Let’s Make The World A Better Place!
Presenter: Dr. Paul Kamill
“What I should like to discuss in this Café is precisely the idea that in us all there is the tendency towards both good and evil.” -Paul Kamill
“Scientific views end in awe and mystery, lost at the edge in uncertainty, but they appear to be so deep and so impressive that the theory that it is all arranged as a stage for God to watch man’s struggle for good and evil seems inadequate.” –Richard P. Feynman
Last week, by accident, I came across a ‘long read’ on the Guardian website, written by John Gray, a philosopher who is, I think, often irritating (as am I). But is this a good thing? I think that it is, as he often makes me think. The essay happens to be about ‘evil’, and how we conceive this. To put it in context, Gray wrote this at the time when we talk of “Evil Empires”, and call Saddam Hussein an “evil man, or politicians speak of an “axis of evil”, and we are currently in conflict with ISIS who are “evil”.
Everybody, who I know, but there may be others with different ideas, considers the Nazi regime to have been thoroughly bad, indeed “evil”. In the essay Gray contrasts Churchill’s pragmatic alliance with Stalin to destroy the Nazis as “supping with the Devil”. Communism, under Stalin was equally nasty.
John Gray introduces the idea of “meliorism”, with which I had some vague acquaintance, but had never actively explored. We are all, that is those of us in the VSHA, ‘aware’ of the idea of Meliorism. Here is a quotation from an academic critique, from just after the Great War, of the idea, which is explanatory.
“Never were cynical pessimism and generous optimism more indissolubly wedded than in that interesting philosophy of life known as meliorism. For in the same breath this theory scathingly condemns the existing world as “a sorry state of affairs,” and affirms with confident assurance the ability of human intelligence to make it over. With unquestioning, if not naive and childlike faith, its advocates have adopted the practical motto: “Let us make a better world!” Meliorism is militant. Abetted by the propaganda of the numerous humanitarian organizations which naturally sprang up during and immediately following the world-war, it has won to its support representatives in almost every walk of life.” -Robinson 175-94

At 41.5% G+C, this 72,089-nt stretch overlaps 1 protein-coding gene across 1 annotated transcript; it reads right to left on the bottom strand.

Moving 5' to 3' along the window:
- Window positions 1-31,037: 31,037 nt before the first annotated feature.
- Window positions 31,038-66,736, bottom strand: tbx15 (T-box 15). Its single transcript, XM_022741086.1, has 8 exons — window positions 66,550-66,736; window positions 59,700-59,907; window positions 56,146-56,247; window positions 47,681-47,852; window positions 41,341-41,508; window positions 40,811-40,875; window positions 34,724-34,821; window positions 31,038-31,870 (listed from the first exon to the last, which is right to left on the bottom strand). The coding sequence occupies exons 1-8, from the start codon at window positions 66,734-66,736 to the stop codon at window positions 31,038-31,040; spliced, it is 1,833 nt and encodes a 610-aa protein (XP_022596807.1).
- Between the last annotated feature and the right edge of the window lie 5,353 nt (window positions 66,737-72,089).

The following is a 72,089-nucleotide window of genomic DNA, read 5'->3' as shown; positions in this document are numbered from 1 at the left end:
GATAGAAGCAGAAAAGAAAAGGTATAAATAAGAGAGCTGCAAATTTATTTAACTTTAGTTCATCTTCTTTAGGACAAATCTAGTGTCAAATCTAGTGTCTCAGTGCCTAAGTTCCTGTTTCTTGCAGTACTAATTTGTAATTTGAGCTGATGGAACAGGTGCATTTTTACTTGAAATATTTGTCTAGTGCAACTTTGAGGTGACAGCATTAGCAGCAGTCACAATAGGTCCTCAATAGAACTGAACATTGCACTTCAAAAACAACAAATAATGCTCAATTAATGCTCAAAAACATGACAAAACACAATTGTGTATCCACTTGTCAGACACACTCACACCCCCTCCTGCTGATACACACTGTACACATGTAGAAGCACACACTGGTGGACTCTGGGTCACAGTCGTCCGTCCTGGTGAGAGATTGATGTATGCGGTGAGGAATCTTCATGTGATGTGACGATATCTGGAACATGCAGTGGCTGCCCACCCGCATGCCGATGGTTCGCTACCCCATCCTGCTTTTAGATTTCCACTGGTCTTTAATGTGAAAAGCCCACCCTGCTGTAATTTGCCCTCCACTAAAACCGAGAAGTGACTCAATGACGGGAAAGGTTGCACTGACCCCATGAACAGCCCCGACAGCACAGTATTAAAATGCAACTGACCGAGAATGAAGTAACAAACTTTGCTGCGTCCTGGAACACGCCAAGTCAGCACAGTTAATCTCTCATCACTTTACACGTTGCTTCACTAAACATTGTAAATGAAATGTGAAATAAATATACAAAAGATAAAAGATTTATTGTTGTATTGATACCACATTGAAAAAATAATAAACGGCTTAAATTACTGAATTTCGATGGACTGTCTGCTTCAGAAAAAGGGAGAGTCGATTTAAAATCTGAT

Ninety years on, we all know of these “humanitarian organizations”, and I should think that there is not one of you who does not subscribe, in some way to at least one of them, in the belief that our efforts can make the world a better place. BUT wait a moment! What do we mean by “better”? In the intervening years since the Great War has the world become a better place?
Not long ago John Pope, our moderator, circulated a website that indicated that the USA had been at war for all but six years since it was constituted! What makes this world a better place when the last century was peppered with wars, and weaponry that enabled killing on an industrial scale?
A more recent analysis of meliorism states:
“American meliorism remained largely a private affair, taking the form of missionary and educational work, international charity, and proposals for world peace. None of these activities were peculiarly American; few achieved their declared objectives.” –Graebner 20-37
I ask you to at least try reading John Gray’s essay, which is admittedly difficult, but makes some telling points. Are we both good and evil, does the evil within us often win out? And are we deluding ourselves?
You all, will probably have read, or seen, at some time in your life Shakespeare’s Tragedy of Julius Caesar, and Mark Anthony’s funeral oration for Caesar. “The evil that men do lives after them; The good is oft interrèd with their bones.” Shakespeare contrasts Cassius and Brutus with Anthony. “Yon Cassius has a lean and hungry look. He thinks too much. Such men are dangerous.” Both sides believe good is what they conceive. In Anthony and Cleopatra we later see how the hero of Julius Caesar is in some way defective. And so on…
Here is your mission, should you accept it… and let the better man win? Do humans really have the BEST in mind for ourselves (selfish) or a broader view that we are ‘tinkering’ with nature, and we really are interfering busybodies in our own and the whole world’s ecosystems to our own and other species’ detriment?
Graebner, Norman A. “The Limits of Meliorism in Foreign Affairs.” Virginia Quarterly Review 76.1 (2000): 20-37.
Robinson, Daniel Sommer. “A Critique of Meliorism.” International Journal of Ethics 34.2 (1924): 175-94